Mark Bothwell Ph.D.
University of California (Berkeley), 1975
Biochemical Mechanisms of Growth-Factor Action; Molecular and Cellular Physiology of Nerve Growth Factors
My main interest is the regulatory function of growth factors in embryonic development, and particularly, the role of growth factors in mediating trophic interactions in the developing nervous system. Recognizing the relationship of embryonic processes to the processes of functional and anatomic plasticity of the adult nervous system, we are interested also in the functions of growth factors in the adult nervous system, in the processes of memory and learning, in the repair of nervous system injury, and in neurodegenerative conditions. We also are interested in the roles of these factors in tumor biology. Our studies are focused primarily on a family of growth factors - neurotrophins and their receptors. A major focus concerns the function and signal transduction mechanisms of the 75 kDa neurotrophin receptor, p75NTR and a homolog, NRH. Another focus concerns the evolution of neurotrophic factor signaling and the role this evolution played in the evolution of complex nervous systems.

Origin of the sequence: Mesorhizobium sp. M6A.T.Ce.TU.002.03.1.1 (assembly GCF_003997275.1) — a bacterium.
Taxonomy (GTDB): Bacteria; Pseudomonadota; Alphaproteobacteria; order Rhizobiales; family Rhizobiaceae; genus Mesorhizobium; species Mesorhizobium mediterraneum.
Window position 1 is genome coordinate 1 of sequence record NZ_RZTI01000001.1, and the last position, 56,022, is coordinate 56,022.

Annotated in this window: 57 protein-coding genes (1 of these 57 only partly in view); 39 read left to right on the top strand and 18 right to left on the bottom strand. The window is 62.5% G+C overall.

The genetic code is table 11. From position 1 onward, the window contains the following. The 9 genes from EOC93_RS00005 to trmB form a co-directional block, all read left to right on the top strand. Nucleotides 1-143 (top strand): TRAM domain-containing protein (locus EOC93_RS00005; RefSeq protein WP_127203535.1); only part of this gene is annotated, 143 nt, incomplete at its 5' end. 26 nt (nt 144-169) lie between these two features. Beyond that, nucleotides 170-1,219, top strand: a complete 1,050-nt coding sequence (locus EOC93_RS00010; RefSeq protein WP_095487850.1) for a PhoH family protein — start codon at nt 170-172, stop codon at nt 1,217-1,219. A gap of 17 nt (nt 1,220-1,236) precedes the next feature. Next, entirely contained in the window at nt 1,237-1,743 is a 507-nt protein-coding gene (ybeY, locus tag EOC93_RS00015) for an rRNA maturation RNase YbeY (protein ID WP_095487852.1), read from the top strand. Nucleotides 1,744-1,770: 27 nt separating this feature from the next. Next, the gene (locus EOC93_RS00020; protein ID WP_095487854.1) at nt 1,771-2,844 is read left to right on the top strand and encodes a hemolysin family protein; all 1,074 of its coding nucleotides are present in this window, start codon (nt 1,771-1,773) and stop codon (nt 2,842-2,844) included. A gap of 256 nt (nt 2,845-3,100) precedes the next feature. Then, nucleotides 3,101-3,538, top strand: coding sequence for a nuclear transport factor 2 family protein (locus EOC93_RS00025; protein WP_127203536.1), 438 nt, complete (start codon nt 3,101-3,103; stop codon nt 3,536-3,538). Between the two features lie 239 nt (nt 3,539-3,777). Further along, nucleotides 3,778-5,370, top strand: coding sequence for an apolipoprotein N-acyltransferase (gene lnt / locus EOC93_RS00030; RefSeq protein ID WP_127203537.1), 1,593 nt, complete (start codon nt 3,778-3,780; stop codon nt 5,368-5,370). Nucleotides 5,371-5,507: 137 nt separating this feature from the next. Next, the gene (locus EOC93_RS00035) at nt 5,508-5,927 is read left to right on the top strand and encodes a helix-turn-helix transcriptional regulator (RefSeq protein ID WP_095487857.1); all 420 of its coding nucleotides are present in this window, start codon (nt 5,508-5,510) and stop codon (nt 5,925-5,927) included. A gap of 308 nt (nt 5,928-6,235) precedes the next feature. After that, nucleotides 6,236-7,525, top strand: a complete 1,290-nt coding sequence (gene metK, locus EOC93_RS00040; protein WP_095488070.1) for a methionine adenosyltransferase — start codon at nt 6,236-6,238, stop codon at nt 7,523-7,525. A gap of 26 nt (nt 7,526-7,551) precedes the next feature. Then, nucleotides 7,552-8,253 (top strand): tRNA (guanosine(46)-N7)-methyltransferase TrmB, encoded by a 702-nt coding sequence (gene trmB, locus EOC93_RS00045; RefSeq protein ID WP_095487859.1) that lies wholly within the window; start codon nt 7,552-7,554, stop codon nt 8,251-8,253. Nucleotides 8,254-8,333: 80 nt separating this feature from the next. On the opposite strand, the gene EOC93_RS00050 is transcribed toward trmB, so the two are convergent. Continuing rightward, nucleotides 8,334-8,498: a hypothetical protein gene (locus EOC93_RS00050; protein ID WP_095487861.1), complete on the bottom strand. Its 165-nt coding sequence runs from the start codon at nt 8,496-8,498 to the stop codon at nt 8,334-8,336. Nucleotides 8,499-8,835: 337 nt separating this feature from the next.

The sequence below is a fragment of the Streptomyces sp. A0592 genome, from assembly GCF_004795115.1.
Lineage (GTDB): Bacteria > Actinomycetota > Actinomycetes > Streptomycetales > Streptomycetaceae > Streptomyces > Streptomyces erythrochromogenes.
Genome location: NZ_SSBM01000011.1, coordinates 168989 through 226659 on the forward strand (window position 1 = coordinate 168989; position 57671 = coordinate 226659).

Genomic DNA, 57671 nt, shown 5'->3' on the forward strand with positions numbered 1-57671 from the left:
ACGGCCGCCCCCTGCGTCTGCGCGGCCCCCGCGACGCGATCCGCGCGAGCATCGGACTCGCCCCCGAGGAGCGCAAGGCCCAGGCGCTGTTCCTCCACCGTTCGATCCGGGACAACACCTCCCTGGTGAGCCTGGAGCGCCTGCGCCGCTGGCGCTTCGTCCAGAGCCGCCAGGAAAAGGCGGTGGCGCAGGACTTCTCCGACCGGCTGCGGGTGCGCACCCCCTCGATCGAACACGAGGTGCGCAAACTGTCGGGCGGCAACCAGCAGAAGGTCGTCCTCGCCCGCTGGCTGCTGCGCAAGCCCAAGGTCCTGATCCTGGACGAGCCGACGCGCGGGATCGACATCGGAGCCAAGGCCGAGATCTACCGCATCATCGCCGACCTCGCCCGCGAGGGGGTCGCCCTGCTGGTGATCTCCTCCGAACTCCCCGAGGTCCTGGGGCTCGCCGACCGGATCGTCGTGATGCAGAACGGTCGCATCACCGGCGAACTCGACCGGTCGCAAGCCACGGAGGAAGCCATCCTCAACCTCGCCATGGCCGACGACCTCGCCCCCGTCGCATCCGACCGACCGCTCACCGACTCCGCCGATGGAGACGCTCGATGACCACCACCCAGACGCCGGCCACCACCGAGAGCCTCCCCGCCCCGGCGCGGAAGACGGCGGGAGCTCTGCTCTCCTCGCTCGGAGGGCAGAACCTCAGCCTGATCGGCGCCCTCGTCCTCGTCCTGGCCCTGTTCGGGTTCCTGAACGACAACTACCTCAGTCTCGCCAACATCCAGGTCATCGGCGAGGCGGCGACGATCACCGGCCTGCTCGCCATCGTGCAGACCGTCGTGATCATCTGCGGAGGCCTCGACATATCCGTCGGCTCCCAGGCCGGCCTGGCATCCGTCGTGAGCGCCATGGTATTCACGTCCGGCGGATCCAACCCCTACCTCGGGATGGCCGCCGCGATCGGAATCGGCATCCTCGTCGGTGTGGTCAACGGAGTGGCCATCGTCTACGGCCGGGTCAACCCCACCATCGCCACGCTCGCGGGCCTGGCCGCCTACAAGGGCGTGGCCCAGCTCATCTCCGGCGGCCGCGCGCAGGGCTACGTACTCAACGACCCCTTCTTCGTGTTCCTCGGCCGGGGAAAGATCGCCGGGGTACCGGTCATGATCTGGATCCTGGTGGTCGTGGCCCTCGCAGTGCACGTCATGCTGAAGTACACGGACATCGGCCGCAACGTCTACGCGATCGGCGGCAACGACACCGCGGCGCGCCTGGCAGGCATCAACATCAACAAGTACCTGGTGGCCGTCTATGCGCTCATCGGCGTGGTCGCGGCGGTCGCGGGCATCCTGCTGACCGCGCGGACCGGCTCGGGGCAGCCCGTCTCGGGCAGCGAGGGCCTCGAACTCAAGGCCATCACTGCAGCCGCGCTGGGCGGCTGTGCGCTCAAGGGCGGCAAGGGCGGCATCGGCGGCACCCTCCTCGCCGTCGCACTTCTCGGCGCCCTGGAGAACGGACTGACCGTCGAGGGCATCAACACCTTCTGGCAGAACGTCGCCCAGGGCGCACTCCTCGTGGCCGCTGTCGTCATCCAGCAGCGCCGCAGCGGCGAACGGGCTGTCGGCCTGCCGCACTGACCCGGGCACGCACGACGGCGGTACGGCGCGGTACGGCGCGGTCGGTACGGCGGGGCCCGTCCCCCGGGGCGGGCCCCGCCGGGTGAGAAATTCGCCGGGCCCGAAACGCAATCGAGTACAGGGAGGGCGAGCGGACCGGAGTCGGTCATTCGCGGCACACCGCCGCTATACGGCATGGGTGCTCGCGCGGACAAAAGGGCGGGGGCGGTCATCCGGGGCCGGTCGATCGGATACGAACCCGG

Our studies encompass species ranging from invertebrates such as sea urchins to zebrafish to mammals (mice). Another major interest of our lab is the function of the beta-amyloid precursor protein in normal cellular physiology and in Alzheimer's Disease. We are investigating the hypothesis that APP functions as a cell surface receptor that signals to the nucleus in a manner resembling that of Notch.